I’ve been carefully considering the hyper growth in businesses that most modern investors expect and what kind of pressure that places on the leaders within those businesses. I’ve been a part of many different kinds of companies – start-ups that grew big and ran profitably and happily for years, start-ups that grew too big and had to scale down, CPGs that were grossly bloated and needed to slim down to return shareholder profits, small companies that pivoted again and again until the right product/market/capital fit revealed itself.
In my 20+ years in this business, I’ve seen a lot of companies make bad decisions because investors wanted returns that weren’t naturally possible. I’ve seen every trick to bump quarterly revenue. I’ve seen how that artificial uptick in quarterly revenue can be misconstrued (or misrepresented to investors) as sustainable. I’ve seen that artificial uptick become part of the plan for the rest of the year. I’ve seen teams struggle to meet those artificial goals. I’ve seen people lose their jobs in trying to meet those artificial goals. Goals that were never real. Goals that were never possible. Goals that — in order to be met — would require damaging whole sections of the business.
A dear friend and I were chatting about this the other day and he shared the same perspective from the wine industry: whether it’s fine wine sales for a boutique distributor or big box sales for large spirits CPGs, your sales for a quarter or a year were always expected to rise year over year. Even if that one quarter last year you did something extraordinary. Even if that one quarter last year a huge new hotel chain opened and filled their cellars with wine for years to come and won’t ever do that again. Even if that one quarter last year saw a trend in rose sales that has never happened again.
We are always chasing more. More revenue. More profits. Greater margins. Bigger sales. More and more and more. And we want our “more” successive. Showing a very clear increase month over month, year over year. Ever chasing the chart that looks great in every deck, every investor pitch — the ever holy trend line up and up and up. Doesn’t matter that nearly every business has a seasonal cycle. Doesn’t matter that every year or crop or season is different. Or that trends may change. Or that we may be R&Ding something revolutionary but that it will take time.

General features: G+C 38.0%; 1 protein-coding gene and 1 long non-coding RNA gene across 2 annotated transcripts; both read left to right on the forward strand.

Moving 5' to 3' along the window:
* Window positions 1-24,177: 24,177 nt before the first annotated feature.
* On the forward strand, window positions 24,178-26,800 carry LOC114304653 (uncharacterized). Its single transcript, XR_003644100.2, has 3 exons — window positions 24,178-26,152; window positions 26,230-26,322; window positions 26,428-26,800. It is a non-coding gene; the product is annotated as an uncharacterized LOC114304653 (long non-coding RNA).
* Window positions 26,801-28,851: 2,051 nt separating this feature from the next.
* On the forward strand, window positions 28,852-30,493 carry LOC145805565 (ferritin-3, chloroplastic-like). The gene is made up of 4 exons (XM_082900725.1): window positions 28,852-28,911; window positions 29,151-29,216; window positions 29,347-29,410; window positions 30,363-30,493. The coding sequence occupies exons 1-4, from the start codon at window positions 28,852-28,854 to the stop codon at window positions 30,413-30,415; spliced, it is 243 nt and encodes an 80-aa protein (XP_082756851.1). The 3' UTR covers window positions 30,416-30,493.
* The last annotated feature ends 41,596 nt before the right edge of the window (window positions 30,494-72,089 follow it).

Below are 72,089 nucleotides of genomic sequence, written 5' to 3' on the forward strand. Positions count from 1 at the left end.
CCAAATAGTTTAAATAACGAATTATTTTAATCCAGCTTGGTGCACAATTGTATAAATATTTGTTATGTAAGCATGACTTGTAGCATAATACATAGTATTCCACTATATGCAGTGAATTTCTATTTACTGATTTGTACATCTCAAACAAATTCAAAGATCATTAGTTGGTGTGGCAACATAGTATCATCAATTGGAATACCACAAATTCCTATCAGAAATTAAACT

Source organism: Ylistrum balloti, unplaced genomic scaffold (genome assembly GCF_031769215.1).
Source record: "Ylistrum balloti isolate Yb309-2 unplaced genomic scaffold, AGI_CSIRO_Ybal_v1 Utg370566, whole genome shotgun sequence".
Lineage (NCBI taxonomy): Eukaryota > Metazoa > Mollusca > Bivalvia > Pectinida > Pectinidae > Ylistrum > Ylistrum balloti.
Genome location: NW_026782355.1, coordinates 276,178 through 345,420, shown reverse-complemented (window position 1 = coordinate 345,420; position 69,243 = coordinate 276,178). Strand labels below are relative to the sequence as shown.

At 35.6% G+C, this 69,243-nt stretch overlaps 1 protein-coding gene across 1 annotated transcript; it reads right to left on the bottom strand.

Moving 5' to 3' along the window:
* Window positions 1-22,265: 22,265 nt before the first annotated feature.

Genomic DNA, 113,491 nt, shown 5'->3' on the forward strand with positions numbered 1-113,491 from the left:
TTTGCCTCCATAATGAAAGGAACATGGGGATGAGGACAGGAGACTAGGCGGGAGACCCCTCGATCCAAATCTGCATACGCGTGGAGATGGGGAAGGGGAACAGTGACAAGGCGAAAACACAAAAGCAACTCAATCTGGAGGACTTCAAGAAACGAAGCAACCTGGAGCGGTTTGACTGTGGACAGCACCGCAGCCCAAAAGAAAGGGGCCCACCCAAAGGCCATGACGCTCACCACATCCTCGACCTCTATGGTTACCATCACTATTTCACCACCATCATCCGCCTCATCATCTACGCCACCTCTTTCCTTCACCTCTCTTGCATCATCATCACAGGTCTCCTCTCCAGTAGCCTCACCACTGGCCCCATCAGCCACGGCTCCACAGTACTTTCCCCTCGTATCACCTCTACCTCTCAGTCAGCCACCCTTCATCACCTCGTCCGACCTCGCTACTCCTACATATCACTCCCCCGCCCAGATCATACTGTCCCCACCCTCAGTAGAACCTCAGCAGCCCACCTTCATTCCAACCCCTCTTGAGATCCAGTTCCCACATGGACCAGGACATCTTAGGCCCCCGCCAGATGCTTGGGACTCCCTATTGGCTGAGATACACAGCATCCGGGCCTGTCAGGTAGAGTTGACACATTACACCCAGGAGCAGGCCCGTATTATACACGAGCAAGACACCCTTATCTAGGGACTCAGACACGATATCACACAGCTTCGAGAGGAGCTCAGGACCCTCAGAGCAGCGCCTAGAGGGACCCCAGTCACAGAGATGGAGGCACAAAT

I no longer believe there’s much courage in chasing MOM and YOY profits at all costs. I’m far more interested in building businesses that are intentional, growing naturally with their customers over time. Moving in unison with the ebbs and flows of the market, of trends, of the seasons.
Do we want profitable women-led businesses that allow their founders and their employees to thrive? Of course. Yes. Always. But I’m not convinced that profit at all costs is the answer. I’ve been working with several businesses who have taken a different approach. Who did not start their businesses to become rich and free — but who started their companies to be part of something greater and to have that something greater be sustained over a long period of time. Not just for an investor, a liquidation event or a single season.
A restaurant owner client of mine has it right: she has a thriving tapas restaurant that she opened 20 years ago. Her restaurant has seasons where business is slow and she not only plans for it, she relishes it. The summer and winter are her time to travel the world with her family. When she buys wine from her reps, she knows exactly what she can spend and doesn’t go over, even as her love of fine French wine has only increased with all her travel. She has resisted the calls to open more locations. To expand the size of her space. To add more programming, more menu options, more events to lift business during off-peak times. She makes enough money to have a beautiful home, put her girls through college and take several trips a year to far flung places. Could she make more if she expanded? Yes. Would she work a lot more hours of she expanded? Yes. Is she interested in taking all that on simply for the sake of more, more, more? No. She’s not. She knows who she is, she loves the business she created and she loves the life her business has allowed her to create for herself, her long-time employees and her family.
I firmly believe these are the businesses of the future. The businesses that are not built for big exits, but are built to sustain our souls and our communities. That are intentional, slow, meaningful and wise. Big profits and intentionality aren’t mutually exclusive. But I do believe artificial growth propped up month over month and year over year by yet more artificial growth is not sustainable and is not healthy for anyone involved except for investors.
How do we build businesses that allow us to expand as humans instead of shrinking beneath the weight of more, more, more?
How do we build businesses that earn enough to give owners and employees and communities greater freedom to do what inspires?
This is the work that matters most to me now.